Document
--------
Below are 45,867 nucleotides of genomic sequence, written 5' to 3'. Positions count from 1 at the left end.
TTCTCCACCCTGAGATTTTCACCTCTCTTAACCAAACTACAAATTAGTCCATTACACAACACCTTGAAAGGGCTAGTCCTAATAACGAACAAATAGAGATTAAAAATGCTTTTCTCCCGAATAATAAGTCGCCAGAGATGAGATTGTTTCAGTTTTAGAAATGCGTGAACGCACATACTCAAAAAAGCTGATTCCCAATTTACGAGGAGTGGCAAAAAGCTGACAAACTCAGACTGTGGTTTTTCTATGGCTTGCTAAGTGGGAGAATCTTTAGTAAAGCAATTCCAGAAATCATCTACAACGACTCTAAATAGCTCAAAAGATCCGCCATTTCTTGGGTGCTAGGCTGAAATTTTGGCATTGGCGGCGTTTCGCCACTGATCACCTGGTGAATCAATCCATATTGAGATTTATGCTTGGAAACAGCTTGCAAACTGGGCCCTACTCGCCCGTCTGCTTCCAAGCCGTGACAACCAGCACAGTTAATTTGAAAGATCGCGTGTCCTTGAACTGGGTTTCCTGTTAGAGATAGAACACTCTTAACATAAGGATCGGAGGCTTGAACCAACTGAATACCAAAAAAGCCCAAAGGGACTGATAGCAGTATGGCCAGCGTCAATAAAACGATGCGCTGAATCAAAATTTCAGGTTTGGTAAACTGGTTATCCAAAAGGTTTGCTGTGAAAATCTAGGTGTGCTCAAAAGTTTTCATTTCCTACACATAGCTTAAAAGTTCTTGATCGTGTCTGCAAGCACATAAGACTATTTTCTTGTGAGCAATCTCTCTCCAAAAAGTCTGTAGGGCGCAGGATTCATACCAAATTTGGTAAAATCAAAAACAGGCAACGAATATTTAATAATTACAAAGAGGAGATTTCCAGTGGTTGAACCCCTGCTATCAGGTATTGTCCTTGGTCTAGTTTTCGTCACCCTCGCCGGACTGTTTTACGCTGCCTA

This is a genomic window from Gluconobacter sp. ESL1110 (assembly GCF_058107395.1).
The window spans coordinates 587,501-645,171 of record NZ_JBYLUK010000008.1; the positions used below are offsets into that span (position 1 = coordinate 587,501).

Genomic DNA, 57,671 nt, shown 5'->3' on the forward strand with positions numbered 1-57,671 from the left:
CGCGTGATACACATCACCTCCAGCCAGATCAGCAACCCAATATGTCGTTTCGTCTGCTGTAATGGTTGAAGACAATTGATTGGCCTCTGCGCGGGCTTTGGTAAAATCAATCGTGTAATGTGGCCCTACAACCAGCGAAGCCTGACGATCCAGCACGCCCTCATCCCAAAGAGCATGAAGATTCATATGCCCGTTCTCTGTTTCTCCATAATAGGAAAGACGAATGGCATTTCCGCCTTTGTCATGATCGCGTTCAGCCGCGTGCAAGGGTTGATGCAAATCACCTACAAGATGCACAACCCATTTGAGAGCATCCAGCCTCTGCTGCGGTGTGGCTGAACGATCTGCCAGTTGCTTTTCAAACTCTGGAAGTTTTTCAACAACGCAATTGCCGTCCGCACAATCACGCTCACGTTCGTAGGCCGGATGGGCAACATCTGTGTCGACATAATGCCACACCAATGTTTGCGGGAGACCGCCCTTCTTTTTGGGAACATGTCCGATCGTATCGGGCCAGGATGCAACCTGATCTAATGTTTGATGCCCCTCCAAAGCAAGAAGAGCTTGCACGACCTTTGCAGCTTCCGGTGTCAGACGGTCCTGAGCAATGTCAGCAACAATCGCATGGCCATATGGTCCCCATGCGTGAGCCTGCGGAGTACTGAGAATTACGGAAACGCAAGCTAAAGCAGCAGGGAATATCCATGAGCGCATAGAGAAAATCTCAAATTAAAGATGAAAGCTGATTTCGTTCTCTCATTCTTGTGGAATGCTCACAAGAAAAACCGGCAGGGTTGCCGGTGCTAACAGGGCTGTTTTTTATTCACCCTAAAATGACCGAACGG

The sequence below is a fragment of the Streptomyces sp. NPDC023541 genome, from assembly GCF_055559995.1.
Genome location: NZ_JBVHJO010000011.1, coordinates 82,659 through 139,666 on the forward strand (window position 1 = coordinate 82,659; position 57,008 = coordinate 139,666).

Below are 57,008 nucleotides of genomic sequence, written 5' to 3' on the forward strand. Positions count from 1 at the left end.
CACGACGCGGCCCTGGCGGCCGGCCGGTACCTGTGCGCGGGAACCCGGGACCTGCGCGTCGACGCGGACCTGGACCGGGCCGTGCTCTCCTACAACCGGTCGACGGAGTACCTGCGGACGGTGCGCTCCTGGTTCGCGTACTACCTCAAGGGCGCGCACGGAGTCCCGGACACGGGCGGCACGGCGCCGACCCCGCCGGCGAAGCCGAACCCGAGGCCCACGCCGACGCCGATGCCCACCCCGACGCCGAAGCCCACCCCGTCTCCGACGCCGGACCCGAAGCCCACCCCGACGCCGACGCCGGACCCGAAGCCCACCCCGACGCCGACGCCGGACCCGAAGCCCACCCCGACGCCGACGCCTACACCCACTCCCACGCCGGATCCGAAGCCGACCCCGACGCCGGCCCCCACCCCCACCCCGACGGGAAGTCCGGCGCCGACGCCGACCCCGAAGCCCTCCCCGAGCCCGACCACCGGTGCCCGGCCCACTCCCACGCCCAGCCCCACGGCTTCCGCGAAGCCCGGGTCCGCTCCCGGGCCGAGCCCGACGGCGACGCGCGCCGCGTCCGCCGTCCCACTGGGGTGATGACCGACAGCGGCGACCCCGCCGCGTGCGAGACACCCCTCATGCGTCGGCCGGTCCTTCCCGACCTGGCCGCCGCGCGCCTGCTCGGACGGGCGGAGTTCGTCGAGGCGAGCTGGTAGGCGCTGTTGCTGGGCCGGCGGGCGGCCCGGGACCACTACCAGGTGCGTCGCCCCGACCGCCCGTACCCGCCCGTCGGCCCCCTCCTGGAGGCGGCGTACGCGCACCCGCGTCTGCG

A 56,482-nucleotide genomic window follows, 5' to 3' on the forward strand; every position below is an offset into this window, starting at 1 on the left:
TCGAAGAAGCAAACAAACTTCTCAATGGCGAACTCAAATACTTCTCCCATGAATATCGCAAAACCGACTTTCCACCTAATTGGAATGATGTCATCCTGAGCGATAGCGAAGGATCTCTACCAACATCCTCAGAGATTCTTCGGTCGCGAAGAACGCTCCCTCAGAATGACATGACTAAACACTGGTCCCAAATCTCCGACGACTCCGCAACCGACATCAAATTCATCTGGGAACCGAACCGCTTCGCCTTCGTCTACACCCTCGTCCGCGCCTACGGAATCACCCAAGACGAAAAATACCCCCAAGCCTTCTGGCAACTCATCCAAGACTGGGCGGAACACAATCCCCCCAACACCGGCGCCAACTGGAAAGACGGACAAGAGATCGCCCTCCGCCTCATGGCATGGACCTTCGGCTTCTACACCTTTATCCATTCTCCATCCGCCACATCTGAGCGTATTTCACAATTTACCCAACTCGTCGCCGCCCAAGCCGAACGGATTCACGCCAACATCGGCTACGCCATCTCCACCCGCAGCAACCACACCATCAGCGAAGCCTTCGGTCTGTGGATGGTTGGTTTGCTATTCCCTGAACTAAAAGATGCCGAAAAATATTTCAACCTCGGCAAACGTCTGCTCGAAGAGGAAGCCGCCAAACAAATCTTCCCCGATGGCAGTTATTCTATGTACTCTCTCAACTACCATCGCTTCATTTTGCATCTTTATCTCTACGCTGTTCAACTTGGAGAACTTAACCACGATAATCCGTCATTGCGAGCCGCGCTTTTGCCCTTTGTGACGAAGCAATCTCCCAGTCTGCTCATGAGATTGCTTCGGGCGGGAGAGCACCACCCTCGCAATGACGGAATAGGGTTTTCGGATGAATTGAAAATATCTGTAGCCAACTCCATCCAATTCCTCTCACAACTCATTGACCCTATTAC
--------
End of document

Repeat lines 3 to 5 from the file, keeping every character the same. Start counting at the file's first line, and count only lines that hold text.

This is a genomic window from Gluconobacter sp. ESL1110 (assembly GCF_058107395.1).
The window spans coordinates 587,501-645,171 of record NZ_JBYLUK010000008.1; the positions used below are offsets into that span (position 1 = coordinate 587,501).

Genomic DNA, 57,671 nt, shown 5'->3' on the forward strand with positions numbered 1-57,671 from the left: